POWERS: It's a nifty exchange, but this scene actually underscores a feature of the film that takes some adjusting to. Although Hugh must be cued to notice that Clare isn't white, to my eyes and to most people I've talked to, Negga's Clare just doesn't look like she could pass. The issue isn't her excellent performance, which has the slippery depths of a lake covered with thin ice; it's her appearance.

Happily, the film is about more than simply the rather dated idea of passing. Hall is herself mixed race. Her maternal grandfather was African American, and I imagine Larsen's slim book filled her mind with teasing what-ifs. It has certainly filled her film with cinematic ideas, from its dreamy shifting of focus to its jarring piano music. Harking back to 1920s cinematic style, Hall uses a small, boxy frame to make the characters feel penned in, even as the gorgeous black-and-white palette reminds us that even in a society defined by Blackness and whiteness, the world is largely made up of shades of grey. "Passing" is at its best in revealing twilit emotional conflicts and not only for Clare, who wants the benefits of being white but discovers the price of that ticket.

Here, everyone is passing in one way or another. Irene's husband passes as a pillar of the Harlem community when he hates his patients and wants to flee American racism for Brazil. The writer Hugh passes as an enlightened man, but his racial feelings are tinged with exoticizing superiority. And then there's Irene, who presents herself to the world and often to herself as a good wife and mother, content with her life in Harlem. Watching Thompson's layered performance, we realize that things aren't so simple. She, too, is playing a role. In fact, the only person who doesn't need to pass is Clare's husband, who enjoys the perks of being a rich and racist white man. He gets to be who he really is. All of this, too, exacts a terrible cost. In the end, "Passing" shows the many-edged truth of a line from James Baldwin - the reason people think it's important to be white is that they think it's important not to be Black.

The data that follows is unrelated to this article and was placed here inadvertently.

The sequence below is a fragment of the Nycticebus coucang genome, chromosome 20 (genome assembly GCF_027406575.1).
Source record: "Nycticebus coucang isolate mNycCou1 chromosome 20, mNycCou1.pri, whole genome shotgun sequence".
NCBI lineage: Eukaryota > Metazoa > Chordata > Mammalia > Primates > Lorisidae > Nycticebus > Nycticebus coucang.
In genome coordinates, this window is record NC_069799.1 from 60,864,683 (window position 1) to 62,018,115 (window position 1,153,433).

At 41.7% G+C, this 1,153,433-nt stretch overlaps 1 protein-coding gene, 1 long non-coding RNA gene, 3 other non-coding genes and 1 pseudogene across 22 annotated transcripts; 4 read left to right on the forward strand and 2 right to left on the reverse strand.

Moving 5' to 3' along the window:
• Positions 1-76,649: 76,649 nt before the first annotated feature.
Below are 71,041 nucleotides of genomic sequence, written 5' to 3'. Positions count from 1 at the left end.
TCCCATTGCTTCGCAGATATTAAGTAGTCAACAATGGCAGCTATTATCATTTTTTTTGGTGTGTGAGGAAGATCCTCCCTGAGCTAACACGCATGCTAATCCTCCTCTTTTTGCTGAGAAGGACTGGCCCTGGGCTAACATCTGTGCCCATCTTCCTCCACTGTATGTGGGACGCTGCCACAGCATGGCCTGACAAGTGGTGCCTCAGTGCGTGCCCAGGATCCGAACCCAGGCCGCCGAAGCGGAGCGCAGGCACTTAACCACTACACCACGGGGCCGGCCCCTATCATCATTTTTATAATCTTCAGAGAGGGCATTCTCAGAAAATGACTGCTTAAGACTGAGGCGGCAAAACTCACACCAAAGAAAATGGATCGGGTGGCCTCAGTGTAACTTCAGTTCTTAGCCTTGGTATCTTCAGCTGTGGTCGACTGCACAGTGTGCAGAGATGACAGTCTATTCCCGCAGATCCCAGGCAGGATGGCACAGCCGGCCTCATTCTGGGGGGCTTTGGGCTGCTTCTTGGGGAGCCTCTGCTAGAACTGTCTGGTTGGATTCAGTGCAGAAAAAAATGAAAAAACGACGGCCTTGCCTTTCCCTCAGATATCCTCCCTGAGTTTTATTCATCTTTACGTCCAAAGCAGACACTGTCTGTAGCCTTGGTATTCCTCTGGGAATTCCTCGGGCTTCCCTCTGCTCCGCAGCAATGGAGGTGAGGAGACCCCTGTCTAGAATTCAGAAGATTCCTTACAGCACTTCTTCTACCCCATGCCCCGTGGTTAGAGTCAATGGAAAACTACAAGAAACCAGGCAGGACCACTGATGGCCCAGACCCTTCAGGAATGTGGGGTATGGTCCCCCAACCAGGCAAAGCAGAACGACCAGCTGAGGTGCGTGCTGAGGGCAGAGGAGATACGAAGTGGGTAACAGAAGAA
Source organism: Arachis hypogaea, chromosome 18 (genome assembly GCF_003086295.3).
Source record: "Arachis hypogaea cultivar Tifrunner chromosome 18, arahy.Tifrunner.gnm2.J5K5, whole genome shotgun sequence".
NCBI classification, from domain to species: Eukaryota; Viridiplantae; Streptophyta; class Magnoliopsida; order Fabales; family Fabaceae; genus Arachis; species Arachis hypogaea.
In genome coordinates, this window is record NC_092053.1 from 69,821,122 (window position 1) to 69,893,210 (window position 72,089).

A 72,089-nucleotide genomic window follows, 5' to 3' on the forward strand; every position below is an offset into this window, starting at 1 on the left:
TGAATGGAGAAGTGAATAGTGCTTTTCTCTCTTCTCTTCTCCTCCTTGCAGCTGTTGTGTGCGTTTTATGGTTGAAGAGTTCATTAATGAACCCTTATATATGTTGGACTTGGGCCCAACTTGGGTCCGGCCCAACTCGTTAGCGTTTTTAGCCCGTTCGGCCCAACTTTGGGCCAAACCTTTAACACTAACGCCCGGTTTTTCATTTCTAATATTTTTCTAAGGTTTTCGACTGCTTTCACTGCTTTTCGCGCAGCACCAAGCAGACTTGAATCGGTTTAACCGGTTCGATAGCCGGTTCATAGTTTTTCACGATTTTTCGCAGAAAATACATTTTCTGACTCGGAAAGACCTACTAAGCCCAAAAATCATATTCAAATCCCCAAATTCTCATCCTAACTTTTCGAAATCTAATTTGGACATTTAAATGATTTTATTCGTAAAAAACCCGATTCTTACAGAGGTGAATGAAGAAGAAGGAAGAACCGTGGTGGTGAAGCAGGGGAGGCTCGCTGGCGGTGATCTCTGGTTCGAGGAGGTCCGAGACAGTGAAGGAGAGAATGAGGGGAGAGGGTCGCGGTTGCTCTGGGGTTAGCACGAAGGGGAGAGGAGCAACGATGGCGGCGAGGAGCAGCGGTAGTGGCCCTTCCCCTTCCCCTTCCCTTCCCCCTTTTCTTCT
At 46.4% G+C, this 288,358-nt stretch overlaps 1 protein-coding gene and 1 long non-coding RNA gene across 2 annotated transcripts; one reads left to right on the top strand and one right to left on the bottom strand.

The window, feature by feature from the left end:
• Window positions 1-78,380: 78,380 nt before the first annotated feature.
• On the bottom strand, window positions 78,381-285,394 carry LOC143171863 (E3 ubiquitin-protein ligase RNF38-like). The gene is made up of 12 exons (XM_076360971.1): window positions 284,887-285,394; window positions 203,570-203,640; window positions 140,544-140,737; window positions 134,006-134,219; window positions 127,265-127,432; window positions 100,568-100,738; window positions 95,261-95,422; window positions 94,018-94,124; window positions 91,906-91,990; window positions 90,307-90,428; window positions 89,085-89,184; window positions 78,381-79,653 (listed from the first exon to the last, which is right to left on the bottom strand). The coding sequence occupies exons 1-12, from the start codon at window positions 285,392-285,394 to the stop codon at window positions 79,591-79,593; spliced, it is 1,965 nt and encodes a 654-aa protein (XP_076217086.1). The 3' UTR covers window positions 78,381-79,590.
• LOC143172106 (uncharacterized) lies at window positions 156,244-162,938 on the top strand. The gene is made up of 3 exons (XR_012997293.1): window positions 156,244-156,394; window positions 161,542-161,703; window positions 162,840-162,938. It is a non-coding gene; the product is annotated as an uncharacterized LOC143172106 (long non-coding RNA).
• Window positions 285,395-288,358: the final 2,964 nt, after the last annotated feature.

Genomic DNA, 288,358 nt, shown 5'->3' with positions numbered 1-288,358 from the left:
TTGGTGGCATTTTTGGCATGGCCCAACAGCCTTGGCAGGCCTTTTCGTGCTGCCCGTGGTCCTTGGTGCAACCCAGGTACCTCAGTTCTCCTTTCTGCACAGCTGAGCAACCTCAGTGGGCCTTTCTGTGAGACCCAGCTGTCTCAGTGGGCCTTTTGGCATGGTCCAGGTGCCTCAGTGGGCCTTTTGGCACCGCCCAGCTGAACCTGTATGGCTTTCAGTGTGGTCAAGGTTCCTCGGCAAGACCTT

BIANCULLI: John Powers reviewed the new film "Passing." On Monday's show, filmmaker Edgar Wright. His movies include "Baby Driver" and "Shaun Of The Dead." His newest is a thriller called "Last Night In Soho." It's about a young woman who is transported in her dreams into the swinging '60s of London, where she lives out the life of another woman. At first thrilling, the dreams become nightmares that haunt her waking hours. Hope you can join us.


DUSTY SPRINGFIELD: (Singing) Wishing and hoping and thinking and praying, planning and dreaming each night of his charms. That won't get you into his arms. So if you're looking to find love you can share, all you've gotta do is hold him and kiss him...

BIANCULLI: FRESH AIR's executive producer is Danny Miller. Our senior producer today is Roberta Shorrock. Our technical director and engineer is Audrey Bentham with additional engineering support by Joyce Lieberman, Julian Herzfeld and Al Banks. Our interviews and reviews are produced and edited by Amy Salit, Phyllis Myers, Sam Briger, Lauren Krenzel, Heidi Saman, Therese Madden, Ann Marie Baldonado, Thea Chaloner, Seth Kelley and Kayla Lattimore. Our producer of digital media is Molly Seavy-Nesper. For Terry Gross, I'm David Bianculli.


SPRINGFIELD: (Singing) ...Start. That won't get you into his heard. So if you're thinking of how great true love is, all you've gotta do is hold him and kiss him and squeeze him... Transcript provided by NPR, Copyright NPR.

John Powers is the pop culture and critic-at-large on NPR's Fresh Air with Terry Gross. He previously served for six years as the film critic.